Israelis living in the Alfae Manachie colony want to take over the pools by force or buy the land or rent it for a century. Image Credit: Nasouh Nazzal/Gulf News

Ramallah: Three ancient West Bank pools amid rocks are in danger of being seized by neighbouring Israeli colonists.

The Israelis living in the colony of Alfae Manachie are planning to take over the pools by force or by offering money to buy the land or rent it for a century.

The pools which date back to the Byzantine era are located in villages including Kufr Thelth, Ezbat Al Ashqar, Saniriyah and Al Mudawar of the Salfit Governorate.

Mohammad Al Shaikh who heads the villages' council told Gulf News that the colonists have repeatedly tried to seize the area under false claims that the pools are located on state-owned lands.

"The residents of the villages have lodged complaints with the Israeli courts where they proved their undisputed ownership of all the lands," he said.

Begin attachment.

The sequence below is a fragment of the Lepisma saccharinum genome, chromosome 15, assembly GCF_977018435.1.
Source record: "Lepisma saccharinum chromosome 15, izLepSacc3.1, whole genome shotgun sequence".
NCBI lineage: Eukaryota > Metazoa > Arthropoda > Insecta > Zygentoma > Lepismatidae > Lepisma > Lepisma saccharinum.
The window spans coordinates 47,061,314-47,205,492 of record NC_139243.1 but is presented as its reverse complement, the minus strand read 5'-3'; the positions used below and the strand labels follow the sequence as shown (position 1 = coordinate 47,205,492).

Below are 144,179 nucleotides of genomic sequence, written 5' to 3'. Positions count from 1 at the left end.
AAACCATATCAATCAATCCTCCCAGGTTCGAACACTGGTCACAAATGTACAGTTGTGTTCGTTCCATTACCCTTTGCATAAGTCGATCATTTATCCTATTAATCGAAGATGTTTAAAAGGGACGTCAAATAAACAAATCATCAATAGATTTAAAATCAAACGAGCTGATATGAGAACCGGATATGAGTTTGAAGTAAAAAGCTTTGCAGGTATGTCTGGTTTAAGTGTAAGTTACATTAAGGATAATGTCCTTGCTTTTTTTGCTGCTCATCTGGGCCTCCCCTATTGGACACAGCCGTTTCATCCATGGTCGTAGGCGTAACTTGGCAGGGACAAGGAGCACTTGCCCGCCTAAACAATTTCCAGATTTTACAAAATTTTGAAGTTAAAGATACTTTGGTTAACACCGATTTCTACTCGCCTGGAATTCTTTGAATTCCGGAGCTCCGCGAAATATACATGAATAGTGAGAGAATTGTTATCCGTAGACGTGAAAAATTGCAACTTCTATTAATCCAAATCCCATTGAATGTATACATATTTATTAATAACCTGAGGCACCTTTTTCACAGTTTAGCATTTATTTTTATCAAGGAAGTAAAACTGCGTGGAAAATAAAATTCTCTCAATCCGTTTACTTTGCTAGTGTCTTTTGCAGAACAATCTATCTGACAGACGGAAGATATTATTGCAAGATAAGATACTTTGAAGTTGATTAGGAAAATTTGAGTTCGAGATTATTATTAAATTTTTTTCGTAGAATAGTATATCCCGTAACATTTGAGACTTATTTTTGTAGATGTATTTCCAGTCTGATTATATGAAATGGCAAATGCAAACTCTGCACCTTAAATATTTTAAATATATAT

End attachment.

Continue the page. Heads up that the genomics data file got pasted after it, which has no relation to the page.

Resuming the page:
Currently, the colonists have been giving tempting offers to the villagers to rent the area for a century for whatever money the villagers decide.

"Those offers have also been rejected by the villagers," he said, adding that later the colonists offered a joint tourist project with the villagers who also turned down the offer.

Al Shaikh said that the issue of the pools which can easily be turned into a key tourist attraction has been addressed with the Palestinian National Authority (PNA) which claimed there has been no budget for the project.

Help sought

"At least we stand in need for the PNA manpower to clean up the pools and install a barrier around them to prevent the public from reaching the pools," he said.

"Women of the nearby villages come in the morning to the pools to wash clothes and dishes which makes the dirty situation even worse," he added.

The villages' council earlier decided to ban the women from using the pools for washing and ordered the men to prevent the women from doing so. "We are still in urgent need of cleaning the pools and [protect] them," he said.

A senior official from the Palestinian Ministry of Ruins and Antiques told Gulf News that the ministry and the PNA are fully aware of the value of the pools in terms of tourism, but the Authority does not have the budget to convert the area into a tourist attraction.